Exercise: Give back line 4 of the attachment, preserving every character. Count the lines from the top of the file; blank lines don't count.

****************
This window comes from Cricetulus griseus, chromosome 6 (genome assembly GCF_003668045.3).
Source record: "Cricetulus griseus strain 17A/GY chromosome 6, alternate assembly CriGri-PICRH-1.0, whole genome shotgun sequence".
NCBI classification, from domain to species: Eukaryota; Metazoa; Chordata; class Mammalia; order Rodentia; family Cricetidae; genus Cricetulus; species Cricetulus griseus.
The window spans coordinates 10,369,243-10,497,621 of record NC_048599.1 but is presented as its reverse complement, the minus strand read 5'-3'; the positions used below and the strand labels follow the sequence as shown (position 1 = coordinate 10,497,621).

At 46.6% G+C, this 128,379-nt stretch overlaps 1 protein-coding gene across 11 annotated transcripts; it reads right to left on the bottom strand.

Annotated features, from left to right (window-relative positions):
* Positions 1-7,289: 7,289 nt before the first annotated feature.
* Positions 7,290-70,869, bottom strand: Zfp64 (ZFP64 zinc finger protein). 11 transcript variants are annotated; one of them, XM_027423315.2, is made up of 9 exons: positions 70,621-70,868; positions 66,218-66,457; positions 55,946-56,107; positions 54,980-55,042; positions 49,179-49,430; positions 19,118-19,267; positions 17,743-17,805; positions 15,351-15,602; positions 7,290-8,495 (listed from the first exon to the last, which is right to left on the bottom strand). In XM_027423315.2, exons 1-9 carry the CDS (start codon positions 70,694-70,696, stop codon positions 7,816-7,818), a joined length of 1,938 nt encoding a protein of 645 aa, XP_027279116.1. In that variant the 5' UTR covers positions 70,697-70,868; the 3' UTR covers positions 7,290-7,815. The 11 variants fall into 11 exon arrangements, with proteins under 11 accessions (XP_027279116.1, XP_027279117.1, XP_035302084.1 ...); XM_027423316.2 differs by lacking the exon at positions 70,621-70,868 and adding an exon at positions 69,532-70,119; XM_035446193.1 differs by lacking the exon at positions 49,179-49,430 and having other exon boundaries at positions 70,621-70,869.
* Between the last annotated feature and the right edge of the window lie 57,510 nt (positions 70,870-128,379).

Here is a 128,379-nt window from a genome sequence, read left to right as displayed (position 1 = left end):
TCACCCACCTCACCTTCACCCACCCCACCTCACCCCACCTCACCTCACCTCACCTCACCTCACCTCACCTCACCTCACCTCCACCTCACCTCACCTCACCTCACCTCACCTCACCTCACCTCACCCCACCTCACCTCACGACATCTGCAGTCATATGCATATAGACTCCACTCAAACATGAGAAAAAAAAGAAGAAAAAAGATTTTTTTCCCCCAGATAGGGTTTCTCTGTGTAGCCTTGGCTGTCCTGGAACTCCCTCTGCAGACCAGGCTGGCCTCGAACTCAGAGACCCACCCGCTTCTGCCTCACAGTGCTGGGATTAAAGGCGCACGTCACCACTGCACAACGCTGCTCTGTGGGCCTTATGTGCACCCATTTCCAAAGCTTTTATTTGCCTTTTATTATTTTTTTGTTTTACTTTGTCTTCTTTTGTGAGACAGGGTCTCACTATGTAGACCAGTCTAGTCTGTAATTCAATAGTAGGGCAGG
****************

The window spans coordinates 10,369,243-10,497,621 of record NC_048599.1 but is presented as its reverse complement, the minus strand read 5'-3'; the positions used below and the strand labels follow the sequence as shown (position 1 = coordinate 10,497,621).